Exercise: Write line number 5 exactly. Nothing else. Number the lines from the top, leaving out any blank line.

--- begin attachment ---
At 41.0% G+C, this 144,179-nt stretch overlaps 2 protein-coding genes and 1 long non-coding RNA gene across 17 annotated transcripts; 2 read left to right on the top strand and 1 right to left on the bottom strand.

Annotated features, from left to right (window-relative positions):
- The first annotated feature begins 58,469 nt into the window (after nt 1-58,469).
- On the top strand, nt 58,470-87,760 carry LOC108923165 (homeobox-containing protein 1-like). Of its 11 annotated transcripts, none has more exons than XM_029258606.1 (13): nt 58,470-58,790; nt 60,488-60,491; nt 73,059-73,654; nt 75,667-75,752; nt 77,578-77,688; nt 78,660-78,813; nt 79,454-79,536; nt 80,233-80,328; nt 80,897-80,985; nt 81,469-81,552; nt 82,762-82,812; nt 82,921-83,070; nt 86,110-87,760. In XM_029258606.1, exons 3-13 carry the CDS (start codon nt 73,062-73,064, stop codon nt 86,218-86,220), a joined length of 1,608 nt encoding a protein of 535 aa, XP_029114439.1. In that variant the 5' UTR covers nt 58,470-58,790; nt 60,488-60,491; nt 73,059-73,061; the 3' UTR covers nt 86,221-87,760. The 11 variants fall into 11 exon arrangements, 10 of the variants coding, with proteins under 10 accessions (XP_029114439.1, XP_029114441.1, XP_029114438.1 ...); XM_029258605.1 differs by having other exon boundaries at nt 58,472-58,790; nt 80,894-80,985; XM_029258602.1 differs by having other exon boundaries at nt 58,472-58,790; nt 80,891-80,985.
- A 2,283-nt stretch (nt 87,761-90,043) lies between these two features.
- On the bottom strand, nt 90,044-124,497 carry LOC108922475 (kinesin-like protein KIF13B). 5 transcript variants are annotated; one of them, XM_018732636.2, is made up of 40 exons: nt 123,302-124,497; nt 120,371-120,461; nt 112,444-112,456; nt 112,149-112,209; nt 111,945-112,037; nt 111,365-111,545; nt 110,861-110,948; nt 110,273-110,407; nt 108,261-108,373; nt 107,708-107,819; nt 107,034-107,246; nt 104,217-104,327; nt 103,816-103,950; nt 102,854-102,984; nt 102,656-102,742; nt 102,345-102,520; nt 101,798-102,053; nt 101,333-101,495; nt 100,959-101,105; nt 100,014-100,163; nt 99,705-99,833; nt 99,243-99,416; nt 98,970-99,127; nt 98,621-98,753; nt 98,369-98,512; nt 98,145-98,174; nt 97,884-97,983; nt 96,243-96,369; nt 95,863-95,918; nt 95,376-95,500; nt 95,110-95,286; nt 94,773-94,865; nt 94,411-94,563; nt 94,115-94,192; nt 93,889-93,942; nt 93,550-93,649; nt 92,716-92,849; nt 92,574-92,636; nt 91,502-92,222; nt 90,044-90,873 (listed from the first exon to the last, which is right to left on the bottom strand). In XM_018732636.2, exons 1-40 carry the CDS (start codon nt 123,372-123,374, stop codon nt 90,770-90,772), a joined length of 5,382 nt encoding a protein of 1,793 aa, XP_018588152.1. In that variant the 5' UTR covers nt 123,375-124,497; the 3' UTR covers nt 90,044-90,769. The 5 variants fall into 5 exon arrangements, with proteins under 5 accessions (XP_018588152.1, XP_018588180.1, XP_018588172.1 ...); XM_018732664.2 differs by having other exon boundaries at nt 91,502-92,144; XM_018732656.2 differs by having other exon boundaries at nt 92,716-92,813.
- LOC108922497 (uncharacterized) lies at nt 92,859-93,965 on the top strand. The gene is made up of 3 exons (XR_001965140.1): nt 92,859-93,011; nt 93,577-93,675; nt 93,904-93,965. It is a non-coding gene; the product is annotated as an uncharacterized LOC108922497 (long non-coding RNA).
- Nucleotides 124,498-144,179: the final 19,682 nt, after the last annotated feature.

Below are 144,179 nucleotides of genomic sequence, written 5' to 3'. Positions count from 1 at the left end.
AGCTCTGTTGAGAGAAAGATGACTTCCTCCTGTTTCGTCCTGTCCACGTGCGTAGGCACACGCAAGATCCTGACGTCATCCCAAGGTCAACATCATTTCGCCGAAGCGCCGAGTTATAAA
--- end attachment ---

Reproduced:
- A 2,283-nt stretch (nt 87,761-90,043) lies between these two features.